Bud break and other vineyard phenomena
The MacLeod Vineyard is bright green with happily growing grasses between the vineyard rows. The grasses are an important part of son John’s erosion control efforts that have contributed to our vineyard earning Sonoma Valley’s “Sustainable” certification.
The bright yellow mustard flowers we reported on last month have concluded their brief 10 days of fame. We have been farming this rocky hillside of Indian Springs Ranch for 40 years and this is the first year that we clearly understood the fragile relationship of the tiny mustard seed’s ability to germinate to our disking of the vineyard soil. Of course now we are wondering what else is going on here at this ranch that we are not seeing? Do we not understand something that is right before our eyes?
One unwelcome visitor to the ranch has recently been detected: Eutypa lata. Eutypa is a fungus that grows on woody plant tissue and, when wetted by rainfall, releases spores that can be carried by wind for miles. These travelling spores can then wash onto new pruning cuts or even deposit on the clippers we use to make the pruning cuts, thereby infecting the vine.
At the MacLeod Vineyard, we’re careful to deploy vineyard practices to mitigate against infection. We wash our tools with Clorox prior to pruning and use pruning styles such as cane pruning to limit the number of pruning cuts per vine. Still, we must count ourselves lucky that we haven’t had any issues with Eutypa in our vineyards over the past four decades. Recently, we have spotted the Eutypa “dead arm” in our Zinfandel. We are removing and burning any affected wood, and taking extra care to paint every pruning cut with a protective sealant to block off any new entry point for the dastardly fungus.
Bud break is here
But enough about farmer travails. It’s bud break time in the vineyard! A time when optimism rules and visions of a copious future harvest spring anew.
I have always felt that bud break is a special time. It’s when we get our first glimpse of what vintage 2016 might be like. Pre-bud break, the canes are bare as the leaves have fallen or been blown off. Where each leaf was once attached to the cane, there is a tiny brown bud about a sixteenth of an inch in diameter and one-eighth of an inch high. When you first see them they look like nothing of any interest. But looks can be deceiving. If the buds could speak for themselves they’d say, “Patron, if you do not let your workers prune us off, we promise to deliver to you two beautiful bunches of grapes … each! Are you paying attention Patron? Your future profit is in the hands of you and your workers. Leave too many of us, and it’s hard for all of us to get ripe. Leave too few, and you’re leaving money on the vineyard floor.”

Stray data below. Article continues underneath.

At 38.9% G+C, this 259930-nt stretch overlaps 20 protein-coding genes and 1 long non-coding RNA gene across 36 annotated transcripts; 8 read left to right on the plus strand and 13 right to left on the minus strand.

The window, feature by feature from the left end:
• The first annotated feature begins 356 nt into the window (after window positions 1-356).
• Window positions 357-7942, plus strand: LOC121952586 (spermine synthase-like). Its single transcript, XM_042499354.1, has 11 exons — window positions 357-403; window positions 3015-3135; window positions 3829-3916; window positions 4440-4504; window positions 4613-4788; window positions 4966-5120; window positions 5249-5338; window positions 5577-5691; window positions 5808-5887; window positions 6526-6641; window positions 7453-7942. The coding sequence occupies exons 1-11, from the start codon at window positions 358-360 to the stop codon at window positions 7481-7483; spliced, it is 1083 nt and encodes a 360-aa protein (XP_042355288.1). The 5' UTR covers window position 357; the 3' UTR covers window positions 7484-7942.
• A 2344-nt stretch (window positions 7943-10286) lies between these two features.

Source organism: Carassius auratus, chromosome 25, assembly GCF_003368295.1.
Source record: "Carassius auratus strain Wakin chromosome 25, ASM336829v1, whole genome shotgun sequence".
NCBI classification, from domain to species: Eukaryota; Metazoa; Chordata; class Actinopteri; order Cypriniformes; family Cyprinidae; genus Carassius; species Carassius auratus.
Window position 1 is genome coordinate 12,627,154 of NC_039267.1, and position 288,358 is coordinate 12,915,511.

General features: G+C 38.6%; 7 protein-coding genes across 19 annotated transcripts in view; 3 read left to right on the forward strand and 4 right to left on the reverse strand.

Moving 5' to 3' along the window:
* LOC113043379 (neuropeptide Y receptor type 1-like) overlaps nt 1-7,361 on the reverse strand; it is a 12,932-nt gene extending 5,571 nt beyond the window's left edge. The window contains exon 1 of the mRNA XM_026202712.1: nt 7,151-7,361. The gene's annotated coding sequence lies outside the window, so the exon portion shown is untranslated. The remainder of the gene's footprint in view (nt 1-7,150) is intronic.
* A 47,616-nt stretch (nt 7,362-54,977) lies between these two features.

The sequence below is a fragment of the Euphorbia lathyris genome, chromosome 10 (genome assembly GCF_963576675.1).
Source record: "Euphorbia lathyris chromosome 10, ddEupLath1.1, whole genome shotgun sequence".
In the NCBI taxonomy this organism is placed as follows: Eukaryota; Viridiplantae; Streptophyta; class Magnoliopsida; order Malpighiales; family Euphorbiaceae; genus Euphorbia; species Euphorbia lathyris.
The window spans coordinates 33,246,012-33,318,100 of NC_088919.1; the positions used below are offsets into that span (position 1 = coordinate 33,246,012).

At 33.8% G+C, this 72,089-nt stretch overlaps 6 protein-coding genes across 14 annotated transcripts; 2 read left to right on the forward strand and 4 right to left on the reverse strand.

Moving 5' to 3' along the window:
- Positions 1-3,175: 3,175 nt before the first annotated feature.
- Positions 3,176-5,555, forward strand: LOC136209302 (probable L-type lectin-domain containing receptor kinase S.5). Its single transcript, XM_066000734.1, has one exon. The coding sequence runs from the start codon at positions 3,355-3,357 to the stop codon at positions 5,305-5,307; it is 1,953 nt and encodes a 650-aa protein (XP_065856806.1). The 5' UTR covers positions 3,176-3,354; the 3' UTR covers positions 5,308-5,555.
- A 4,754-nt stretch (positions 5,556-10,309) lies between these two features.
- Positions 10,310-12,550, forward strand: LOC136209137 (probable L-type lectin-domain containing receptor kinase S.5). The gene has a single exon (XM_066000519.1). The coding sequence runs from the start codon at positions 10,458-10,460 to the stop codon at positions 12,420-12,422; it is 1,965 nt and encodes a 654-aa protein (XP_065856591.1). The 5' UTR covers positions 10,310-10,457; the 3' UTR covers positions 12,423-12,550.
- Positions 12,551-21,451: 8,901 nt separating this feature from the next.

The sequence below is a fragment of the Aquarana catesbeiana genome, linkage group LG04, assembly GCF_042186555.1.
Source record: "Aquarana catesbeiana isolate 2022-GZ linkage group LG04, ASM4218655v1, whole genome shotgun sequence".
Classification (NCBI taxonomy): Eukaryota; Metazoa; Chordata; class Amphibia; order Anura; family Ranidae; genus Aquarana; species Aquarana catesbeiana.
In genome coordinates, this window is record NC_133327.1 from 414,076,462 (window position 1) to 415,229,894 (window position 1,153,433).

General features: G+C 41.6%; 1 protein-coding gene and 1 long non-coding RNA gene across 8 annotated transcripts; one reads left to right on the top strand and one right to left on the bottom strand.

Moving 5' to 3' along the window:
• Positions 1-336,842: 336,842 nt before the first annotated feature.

As the month of March rolls along, the buds begin to swell, and you start to see a faint white line across the surface of the bud. This is the top edge of the first leaf that will emerge when the bud breaks open. With gentle fingers you can push open the beginning leaves and see the tiny clusters that will become the grapes. I am very emotional with these first views of the harvest to be. Such a new and vulnerable microscopic scene holding the full promise of vintage 2016. I take a deep breath and soak it all in.
Turn the page … new subject. Your humble reporter George is in the process of writing a new book on the subject of terroir. While doing research for the book I am finding competent stories and instructions dating back to ancient Greek and Roman times. It’s amazing how attuned people were even then to the concept of terroir – even to the point of offering instructions on grape vine selection as a function of the different soils and climates. One of the most impressive stories comes from the Roman writer known as Pliny the Elder. Pliny wrote in the time period 23 to 76 A.D. and was a keen observer of just about everything. He wrote about an amazing array of topics: from how to throw a spear from a galloping horse to … you guessed it, how to identify different grape varieties and where different varieties grow best. He was observing and writing when he met an untimely end … out at sea observing the eruption of Vesuvius near Pompeii where he was overcome by volcanic gasses. He had asthma. My advice … turn off the TV and get yourself a copy of Pliny the Elder. My daughter helped me buy a copy from Amazon.
Owner, Indian Springs Ranch and Vineyards